Broncos David Bruton wants to make jump from special teams ace to just 'special'

David Bruton Jr. is tied for Broncos' team lead in special teams tackles and has played 59 percent of the defense's snaps. AP/Joe Mahoney

ENGLEWOOD, Colo. -- In some ways for Denver Broncos safety David Bruton Jr., whether he’s being called “awesome" by his head coach these days or getting some live broadcast love during a primetime appearance for the team, he’s an overnight sensation that’s been seven years in the making.

But with the Broncos’ first-year coaching staff has come the kind of playing time Bruton has always hoped for in the first place. And after spending his first six seasons as a special teams ace who could play on defense if needed, Bruton is now a key contributor on the league’s No. 1 defense.

“It's always fresh to kind of break that label a little bit," Bruton said. “I've been heralded as a special teams guy for years and I can't necessarily downplay it. I've been here in the league and here with the Broncos for that reason for so long. Having a fresh set of eyes, going out there and competing and still building on what I started last year, it's definitely great. I'm relishing the opportunity and the moments and taking full advantage of any chance that I get."

Three games, and three wins, into the season for the Broncos and Bruton has made plays to help seal two of those victories. He created the interception opportunity for safety Darian Stewart in the season-opening win against the Ravens and intercepted Detroit Lions quarterback Matthew Stafford in the closing minutes this past Sunday.

For the season Bruton is not only up to his usual business -- he’s tied for the team lead in special teams tackles -- but he’s played 59 percent of the defense’s snaps and has a sack, the interception, three passes defensed and forced a fumble.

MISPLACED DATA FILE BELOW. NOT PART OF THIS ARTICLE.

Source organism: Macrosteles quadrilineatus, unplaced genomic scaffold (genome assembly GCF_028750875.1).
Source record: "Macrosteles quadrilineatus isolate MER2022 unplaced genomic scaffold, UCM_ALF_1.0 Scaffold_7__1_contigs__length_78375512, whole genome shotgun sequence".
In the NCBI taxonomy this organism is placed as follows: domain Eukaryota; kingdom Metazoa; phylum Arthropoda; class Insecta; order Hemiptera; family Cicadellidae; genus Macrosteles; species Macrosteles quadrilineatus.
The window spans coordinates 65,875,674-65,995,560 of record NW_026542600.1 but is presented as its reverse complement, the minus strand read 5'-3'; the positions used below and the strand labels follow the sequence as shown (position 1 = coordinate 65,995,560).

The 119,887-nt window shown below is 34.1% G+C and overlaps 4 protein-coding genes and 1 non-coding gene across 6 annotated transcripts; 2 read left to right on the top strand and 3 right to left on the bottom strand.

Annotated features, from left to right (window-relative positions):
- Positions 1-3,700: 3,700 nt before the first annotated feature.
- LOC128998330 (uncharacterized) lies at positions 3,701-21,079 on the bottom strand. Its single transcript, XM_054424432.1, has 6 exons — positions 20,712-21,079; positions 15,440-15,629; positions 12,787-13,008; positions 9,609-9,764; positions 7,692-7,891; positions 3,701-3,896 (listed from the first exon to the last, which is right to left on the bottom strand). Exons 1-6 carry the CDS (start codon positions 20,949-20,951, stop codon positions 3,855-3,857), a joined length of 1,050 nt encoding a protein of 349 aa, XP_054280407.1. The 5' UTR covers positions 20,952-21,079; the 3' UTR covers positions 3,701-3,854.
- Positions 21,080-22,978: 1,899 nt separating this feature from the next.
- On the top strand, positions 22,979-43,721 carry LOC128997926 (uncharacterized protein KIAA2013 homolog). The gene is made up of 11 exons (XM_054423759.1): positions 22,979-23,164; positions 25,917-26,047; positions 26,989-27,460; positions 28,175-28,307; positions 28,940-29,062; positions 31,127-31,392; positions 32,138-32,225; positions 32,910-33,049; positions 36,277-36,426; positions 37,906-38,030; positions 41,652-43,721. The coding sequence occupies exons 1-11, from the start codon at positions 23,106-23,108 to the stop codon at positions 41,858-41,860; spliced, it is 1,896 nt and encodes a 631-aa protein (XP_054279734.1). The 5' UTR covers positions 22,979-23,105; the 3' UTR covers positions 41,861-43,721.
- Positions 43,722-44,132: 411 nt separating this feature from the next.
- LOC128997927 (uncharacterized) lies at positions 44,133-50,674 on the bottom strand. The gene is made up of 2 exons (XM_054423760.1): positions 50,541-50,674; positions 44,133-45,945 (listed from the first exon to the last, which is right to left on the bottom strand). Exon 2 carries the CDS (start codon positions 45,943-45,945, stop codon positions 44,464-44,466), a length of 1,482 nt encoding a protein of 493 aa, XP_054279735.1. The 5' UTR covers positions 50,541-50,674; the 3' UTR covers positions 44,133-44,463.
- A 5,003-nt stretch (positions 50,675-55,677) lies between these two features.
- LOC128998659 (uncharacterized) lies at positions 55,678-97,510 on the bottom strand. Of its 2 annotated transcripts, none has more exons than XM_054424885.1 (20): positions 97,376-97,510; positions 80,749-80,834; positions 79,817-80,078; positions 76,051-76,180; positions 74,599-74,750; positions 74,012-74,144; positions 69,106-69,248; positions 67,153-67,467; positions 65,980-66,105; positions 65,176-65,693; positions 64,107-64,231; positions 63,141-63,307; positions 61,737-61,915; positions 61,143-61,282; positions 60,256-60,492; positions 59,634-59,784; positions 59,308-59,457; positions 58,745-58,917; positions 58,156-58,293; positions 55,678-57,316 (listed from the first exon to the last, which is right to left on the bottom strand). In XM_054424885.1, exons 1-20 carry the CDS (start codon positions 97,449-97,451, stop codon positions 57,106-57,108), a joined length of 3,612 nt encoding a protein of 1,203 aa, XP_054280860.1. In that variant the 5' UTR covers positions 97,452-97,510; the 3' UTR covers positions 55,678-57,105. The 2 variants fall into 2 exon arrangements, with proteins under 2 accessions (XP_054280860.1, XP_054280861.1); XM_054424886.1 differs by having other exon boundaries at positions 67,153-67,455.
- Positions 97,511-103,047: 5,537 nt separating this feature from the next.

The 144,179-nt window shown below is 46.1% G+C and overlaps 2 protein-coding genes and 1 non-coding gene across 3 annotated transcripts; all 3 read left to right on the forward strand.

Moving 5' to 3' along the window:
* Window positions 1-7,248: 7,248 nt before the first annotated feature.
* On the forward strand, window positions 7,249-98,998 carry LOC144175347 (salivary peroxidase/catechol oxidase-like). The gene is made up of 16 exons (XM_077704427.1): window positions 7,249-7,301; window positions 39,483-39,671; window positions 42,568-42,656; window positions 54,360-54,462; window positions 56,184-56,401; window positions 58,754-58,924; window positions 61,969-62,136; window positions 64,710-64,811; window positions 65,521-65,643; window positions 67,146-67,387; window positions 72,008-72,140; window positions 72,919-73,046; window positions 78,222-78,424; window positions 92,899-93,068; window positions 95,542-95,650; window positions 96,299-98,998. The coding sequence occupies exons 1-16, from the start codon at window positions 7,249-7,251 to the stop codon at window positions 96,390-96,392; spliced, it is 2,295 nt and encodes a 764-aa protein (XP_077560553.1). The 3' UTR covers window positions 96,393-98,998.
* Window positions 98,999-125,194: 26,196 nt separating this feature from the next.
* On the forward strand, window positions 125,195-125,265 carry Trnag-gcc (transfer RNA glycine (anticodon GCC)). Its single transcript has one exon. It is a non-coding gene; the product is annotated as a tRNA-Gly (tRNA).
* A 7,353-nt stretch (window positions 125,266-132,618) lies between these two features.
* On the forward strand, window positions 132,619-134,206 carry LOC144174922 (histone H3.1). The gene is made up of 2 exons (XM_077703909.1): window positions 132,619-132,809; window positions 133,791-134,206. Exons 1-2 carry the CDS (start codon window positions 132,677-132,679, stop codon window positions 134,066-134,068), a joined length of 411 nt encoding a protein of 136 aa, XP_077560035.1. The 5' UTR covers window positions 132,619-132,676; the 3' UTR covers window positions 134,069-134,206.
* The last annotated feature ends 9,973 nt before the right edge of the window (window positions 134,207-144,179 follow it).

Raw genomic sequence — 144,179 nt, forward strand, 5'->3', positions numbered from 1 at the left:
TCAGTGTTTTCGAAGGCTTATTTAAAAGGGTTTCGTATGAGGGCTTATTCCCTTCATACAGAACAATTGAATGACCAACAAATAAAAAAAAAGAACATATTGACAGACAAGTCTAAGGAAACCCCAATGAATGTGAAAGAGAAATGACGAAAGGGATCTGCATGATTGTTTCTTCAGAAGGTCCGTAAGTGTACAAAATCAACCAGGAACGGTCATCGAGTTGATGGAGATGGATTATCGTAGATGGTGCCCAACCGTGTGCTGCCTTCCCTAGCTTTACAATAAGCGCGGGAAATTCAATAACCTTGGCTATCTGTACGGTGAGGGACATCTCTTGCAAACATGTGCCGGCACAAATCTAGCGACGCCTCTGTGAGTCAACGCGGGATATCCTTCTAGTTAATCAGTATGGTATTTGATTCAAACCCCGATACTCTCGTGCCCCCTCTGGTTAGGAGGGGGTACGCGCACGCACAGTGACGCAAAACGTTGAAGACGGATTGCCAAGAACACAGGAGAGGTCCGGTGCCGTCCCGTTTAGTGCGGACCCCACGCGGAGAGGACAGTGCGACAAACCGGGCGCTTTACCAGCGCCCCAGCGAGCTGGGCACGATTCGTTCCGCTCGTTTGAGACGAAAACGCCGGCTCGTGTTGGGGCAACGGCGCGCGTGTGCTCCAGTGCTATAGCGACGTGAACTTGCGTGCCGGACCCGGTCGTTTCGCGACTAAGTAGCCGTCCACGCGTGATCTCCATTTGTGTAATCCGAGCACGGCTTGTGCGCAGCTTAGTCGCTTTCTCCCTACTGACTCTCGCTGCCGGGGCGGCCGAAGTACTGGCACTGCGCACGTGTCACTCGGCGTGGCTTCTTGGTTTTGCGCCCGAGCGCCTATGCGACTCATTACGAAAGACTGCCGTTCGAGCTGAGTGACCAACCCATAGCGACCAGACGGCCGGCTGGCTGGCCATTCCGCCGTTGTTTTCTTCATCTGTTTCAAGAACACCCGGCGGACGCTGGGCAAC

“It’s been awesome, hasn’t it?" said Broncos coach Gary Kubiak. “It’s been special ... We’re only three weeks deep and he has been a factor in every week -- just very proud of David."

Bruton began to carve out some room for himself on defense in last season when he finished with 17 percent of the defensive snaps for the season – 188 plays – those largely on passing downs. It was more than he's had in most of his seasons -- he started two games in 2010 to go with three games (one regular-season and two in playoffs in 2011) -- but not as much as he had hoped to have.

But after Rahim Moore's departure in free agency this past season offseason left plenty of playing time up for grabs -- Moore was one of two Broncos’ defensive players to play more than 1,000 snaps in 2014 -- Bruton said throughout the spring and summer he considered himself to be a viable option, that he considered “myself as a starter."

Bruton started the opener when T.J. Ward was suspended for a violation of the league’s personal conduct policy and has played in the team’s dime package (six defensive backs) in the second and third games. But because of Bruton’s versatility in coverage, or lined up as a weak-side linebacker at times in some of the specialty looks, defensive coordinator Wade Phillips has been willing to play the six-defensive back look on a bigger variety of down-and-distance situations.

Bruton’s interception against the Lions, when he cut underneath Calvin Johnson to first tip, and then catch, Matthew Stafford’s throw, came on a third-and-12 situation. Johnson was beyond the first down marker, in Broncos’ territory, when Bruton intercepted the ball in a game Denver led by five points at the time.

“It was just a formation where we knew what was coming," Bruton said. “They've had a high tendency to show a particular play … We were just alert … It was just a great read and I got just enough depth to be able to get a hand on the ball and control it."

With left tackle Ryan Clady on injured reserve, Bruton, who was a fourth-round pick by the Broncos in the 2009 draft, is the longest-tenured player with the Broncos on the team’s current roster. And in the right-place, right-time department, the team’s defensive staff figures to keep putting him in the lineup given they want to play a long list of players to keep everyone fresh and given the way Bruton has produced when he has played.

The Broncos used 20 different players for at least two snaps on defense in the win over the Lions.

“All of our personalities get a chance to show [on defense]," Bruton said. “Not to say that we're arrogant, but we're very confident players, and the fact that we're playing so well definitely boosts our confidence even more ... I alluded to what coach Phillips mentioned the first day in OTAs. We have our own assignments, but our responsibility is to get to the ball."